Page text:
But before the audience could pay homage to their hero, they had to find out what a post-Das Racist set by Himanshu Suri might be like. Maybe it was just me, but Heems’ set seemed to be informed by a sense of gravity—over the weekend, Suri issued a series of tweets alluding to serious drug use and the remorse he felt for indulging. Indeed, he made one telling concession in his set—during “Soup Boys” off of Wild Water Kingdom, he reframed a lyric alluding to purchasing cocaine to the past tense instead of the present. Though he stumbled in spots—he doesn’t yet quite seem comfortable performing as a solo act—Heems managed to capture the balance of the madcap avant-garde and knuckleheaded New York hip-hop that he’s seemed to strive for in his recent work. He brought out Meyhem Lauren and AG da Coroner to spit a capella, only to soon thereafter ask the audience, “How many of y’all know about a band out of Seattle named Semisonic?” and rap the word “Semisonic” a bunch of times over a Clams Casino-fied flip of “Closing Time.” Teenage minds were blown. It is in moments like these that Heems is the best kind of artist: smart, funny, provocative, political without being preachy, effortlessly sublimating between undercutting himself and building himself up.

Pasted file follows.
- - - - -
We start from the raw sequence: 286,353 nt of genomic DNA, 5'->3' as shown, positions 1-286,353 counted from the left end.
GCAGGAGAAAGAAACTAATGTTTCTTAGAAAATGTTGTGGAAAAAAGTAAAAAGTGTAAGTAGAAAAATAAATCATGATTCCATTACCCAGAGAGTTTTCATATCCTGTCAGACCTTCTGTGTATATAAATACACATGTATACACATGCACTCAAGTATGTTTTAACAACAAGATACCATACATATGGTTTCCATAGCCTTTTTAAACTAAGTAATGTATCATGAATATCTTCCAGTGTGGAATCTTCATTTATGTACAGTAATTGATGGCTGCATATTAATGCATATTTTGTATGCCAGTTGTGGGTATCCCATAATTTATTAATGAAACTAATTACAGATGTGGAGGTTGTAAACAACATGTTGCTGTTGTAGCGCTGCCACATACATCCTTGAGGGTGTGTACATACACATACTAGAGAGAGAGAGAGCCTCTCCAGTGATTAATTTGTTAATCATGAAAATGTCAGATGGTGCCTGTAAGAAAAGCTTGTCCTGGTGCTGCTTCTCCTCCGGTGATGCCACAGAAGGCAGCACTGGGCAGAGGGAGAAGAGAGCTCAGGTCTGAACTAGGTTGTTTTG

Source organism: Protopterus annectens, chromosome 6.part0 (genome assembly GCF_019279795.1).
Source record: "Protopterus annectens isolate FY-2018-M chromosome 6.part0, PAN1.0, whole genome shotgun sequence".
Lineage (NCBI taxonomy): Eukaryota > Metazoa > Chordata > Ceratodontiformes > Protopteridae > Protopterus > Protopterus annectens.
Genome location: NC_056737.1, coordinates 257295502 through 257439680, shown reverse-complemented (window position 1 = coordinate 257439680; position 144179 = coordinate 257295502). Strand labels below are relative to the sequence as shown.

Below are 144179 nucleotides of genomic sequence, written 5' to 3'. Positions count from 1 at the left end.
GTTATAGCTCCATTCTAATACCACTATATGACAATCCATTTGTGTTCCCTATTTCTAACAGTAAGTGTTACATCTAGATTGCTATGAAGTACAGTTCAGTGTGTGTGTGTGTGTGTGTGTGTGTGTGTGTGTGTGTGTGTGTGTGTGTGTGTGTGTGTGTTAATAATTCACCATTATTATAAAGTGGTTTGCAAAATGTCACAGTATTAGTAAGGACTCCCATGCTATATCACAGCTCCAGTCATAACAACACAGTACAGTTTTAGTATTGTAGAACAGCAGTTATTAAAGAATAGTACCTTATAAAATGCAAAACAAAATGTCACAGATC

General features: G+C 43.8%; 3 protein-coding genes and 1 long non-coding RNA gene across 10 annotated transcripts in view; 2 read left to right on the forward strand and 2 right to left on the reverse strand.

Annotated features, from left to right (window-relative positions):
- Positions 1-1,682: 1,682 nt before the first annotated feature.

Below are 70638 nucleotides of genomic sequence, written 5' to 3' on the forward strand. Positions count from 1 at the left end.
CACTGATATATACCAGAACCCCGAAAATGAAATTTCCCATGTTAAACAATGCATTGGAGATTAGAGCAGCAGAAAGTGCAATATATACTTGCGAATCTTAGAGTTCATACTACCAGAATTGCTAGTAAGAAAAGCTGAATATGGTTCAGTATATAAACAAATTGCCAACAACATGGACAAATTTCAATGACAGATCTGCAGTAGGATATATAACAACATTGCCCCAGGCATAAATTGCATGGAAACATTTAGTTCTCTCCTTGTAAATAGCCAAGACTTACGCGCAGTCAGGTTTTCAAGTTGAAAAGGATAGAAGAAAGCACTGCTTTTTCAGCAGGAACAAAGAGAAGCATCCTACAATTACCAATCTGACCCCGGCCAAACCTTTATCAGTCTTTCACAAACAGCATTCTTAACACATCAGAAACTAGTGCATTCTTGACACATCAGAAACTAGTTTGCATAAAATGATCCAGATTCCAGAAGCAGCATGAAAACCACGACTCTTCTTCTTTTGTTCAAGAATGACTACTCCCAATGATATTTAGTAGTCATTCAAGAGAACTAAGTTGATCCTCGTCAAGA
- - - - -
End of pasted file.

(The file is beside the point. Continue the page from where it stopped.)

After a quick DJ set that approached Rap Game Middle School Dance levels of obviousness and schlock (Quick side note to New York DJ’s: just because you can make the audience happy by playing five A$AP songs in a row does not mean that you should under any circumstances), Riff Raff showed up onstage at the relatively conservative hour of 10:40, drinking champagne and convincingly playing the part of “awesome famous rapper.” Contrast this with the last time I saw Riff Raff, it was nearly a year ago—he played at Santos Party House, alone, wore a headset, and performed five songs with an intermission and “press conference,” whatever that might have meant. Blame it on the influence of aligning himself with Diplo or the fact that he’s probably had lots of practice putting on stage shows in the past year, but it seemed that Riff Raff was, improbably enough, becoming a professional.